At right you’ll find a partial list of features that are being considered for CabWriter version 2.0. This list could change as new information becomes available or because of feedback from our beta testers; features may be added, changed, or deleted based on your feedback.
It is important to understand that CabWriter is intended to be a low cost, but powerful tool for the cabinetmaker to quickly and efficiently design cabinets. This means that we can’t possibly include every feature that the high priced programs have or the cost of the program will make it prohibitive to our target customers. This also means that we can’t automate every function, so the user will need to use the powerful native SketchUp tools to perform some operations.
Our goal for version 2.0 is to add the features needed to fill some of the gaps that 1.x has that will satisfy a good portion of the needs of most of our users. Anything that we don’t get to in this version will be added to the list and considered for future versions. However, because of the complexity and cost, there are some categories of features that we simply won’t be able to integrate into CabWriter, at least not for version 2.0 and possibly beyond. Those categories include:
- Advanced Hardware Support – There have been a number of requests to add extensive support for hinge and drawer slide libraries from the different manufacturers such as Blum, Hafele, Grass, etc. This is a huge effort to maintain a database of these items in order to automatically support them. Unfortunately, this is out of the scope of a software package in this price range. The approach CabWriter has taken is to provide the ability for the user to specify where to drill the holes for the drawer slides and hinges you are using in your design. This requires the user to look up the specification and add them to the parameter list for the cabinet being drawn and will remain our philosophy for now.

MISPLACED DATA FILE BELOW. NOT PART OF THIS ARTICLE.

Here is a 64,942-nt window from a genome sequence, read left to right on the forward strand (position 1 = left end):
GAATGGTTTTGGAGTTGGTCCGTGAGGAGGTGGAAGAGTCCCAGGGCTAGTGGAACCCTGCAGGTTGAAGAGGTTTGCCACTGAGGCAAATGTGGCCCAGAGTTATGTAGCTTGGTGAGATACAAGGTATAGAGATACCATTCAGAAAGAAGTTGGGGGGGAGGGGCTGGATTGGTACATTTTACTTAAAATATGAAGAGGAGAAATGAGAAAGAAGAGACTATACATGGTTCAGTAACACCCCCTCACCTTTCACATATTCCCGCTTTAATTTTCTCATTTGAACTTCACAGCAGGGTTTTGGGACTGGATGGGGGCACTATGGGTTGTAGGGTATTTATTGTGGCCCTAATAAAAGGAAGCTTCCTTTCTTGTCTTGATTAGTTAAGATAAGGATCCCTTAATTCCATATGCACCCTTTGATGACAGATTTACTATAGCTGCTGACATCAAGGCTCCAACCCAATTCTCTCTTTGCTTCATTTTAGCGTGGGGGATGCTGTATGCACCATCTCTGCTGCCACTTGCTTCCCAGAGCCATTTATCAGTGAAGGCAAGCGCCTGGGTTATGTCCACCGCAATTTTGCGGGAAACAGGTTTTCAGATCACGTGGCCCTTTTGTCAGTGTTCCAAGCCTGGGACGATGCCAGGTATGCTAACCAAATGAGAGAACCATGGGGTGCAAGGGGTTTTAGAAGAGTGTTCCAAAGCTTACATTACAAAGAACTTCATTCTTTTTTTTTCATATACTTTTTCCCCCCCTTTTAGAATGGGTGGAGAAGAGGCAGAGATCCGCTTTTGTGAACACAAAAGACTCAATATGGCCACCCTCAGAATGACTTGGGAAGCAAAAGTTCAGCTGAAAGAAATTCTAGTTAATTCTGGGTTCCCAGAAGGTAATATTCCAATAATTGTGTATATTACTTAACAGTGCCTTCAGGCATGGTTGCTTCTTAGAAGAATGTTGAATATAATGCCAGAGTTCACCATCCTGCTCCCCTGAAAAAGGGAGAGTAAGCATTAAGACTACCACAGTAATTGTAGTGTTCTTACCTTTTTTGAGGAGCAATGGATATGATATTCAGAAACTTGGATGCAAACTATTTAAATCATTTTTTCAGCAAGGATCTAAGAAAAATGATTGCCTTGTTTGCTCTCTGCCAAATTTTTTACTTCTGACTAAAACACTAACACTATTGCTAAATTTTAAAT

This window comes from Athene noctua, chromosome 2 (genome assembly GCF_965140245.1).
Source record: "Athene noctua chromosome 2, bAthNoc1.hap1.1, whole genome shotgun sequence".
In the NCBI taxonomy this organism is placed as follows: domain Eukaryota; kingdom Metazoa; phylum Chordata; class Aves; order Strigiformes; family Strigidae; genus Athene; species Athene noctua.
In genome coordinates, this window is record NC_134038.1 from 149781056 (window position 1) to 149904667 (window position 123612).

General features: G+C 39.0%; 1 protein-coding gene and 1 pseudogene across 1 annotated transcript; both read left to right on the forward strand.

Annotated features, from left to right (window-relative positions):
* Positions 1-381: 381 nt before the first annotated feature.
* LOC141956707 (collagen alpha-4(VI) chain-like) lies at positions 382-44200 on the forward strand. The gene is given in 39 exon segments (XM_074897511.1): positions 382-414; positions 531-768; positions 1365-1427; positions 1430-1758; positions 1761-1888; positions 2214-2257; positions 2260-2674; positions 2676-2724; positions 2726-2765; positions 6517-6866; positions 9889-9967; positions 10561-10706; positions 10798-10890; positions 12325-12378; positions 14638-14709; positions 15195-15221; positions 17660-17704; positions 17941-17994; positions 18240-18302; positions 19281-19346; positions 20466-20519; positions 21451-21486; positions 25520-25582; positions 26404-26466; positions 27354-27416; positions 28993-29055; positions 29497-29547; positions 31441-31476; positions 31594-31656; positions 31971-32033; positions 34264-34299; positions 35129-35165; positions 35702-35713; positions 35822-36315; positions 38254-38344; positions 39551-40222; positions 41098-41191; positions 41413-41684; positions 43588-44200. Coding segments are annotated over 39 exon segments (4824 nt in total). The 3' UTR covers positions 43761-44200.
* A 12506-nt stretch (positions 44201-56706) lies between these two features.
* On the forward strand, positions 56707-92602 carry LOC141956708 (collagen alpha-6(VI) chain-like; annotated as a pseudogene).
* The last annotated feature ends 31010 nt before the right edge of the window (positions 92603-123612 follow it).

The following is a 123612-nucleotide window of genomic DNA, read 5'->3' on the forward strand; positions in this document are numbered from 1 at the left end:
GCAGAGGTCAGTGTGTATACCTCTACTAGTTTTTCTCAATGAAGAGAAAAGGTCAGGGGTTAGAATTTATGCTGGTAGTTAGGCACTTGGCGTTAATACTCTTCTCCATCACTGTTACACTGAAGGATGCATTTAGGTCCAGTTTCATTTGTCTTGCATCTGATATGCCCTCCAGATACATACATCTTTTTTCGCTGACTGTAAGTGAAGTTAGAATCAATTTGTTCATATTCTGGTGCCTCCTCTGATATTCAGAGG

- Additional Joinery Options – In 2.0, we will be adding support for more carcass joinery options such as dados, rabbets, tongue and groove, and captured backs. These are popular construction methods that we currently don’t support and feel that it’s appropriate to add. One of the reasons these make sense to have in CabWriter is because they affect the cutlist and DXF export and if you’re using these methods and have a CNC, you will need that information on the DXF in order to cut the joinery. We’ve had a number of requests to add support for pocket holes, Domino’s, biscuits, and other similar construction techniques. While it is possible to have CabWriter draw these connections, it is not something we feel is appropriate for the software to do. None of these connection methods affect the cutlist and are not cut on a CNC, so having them in the model would be strictly for layout purposes only. The amount of cost to implement them would drive up the price of the software, but not add a lot of benefit. However, there may be some types of connectors, such as selected knock-down hardware, that can be milled on a CNC that we will consider supporting in the future.
- Partitions and Integrated Toe Kicks – CabWriter is currently designed around the concept of individual boxes connected together on top of a separate toe kick base to make a cabinet rather than one large box with partitions in the middle. This is how nearly all frameless cabinets and most high end custom face frame cabinets are constructed in the industry, because of it’s efficiency, which is why CabWriter started this way. For more information on this construction method, click here. Unfortunately, in the short term, there are some technical difficulties that will prevent us from adding partition support to version 2.0 and we won’t have the capacity to add integrated toe kicks to this version due to the large list of other features we need to add. However, we are looking at a couple of possible small additions, that combined with native SketchUp tools, could allow a user to implement integrated toe kicks, but we’re making no promises at this point.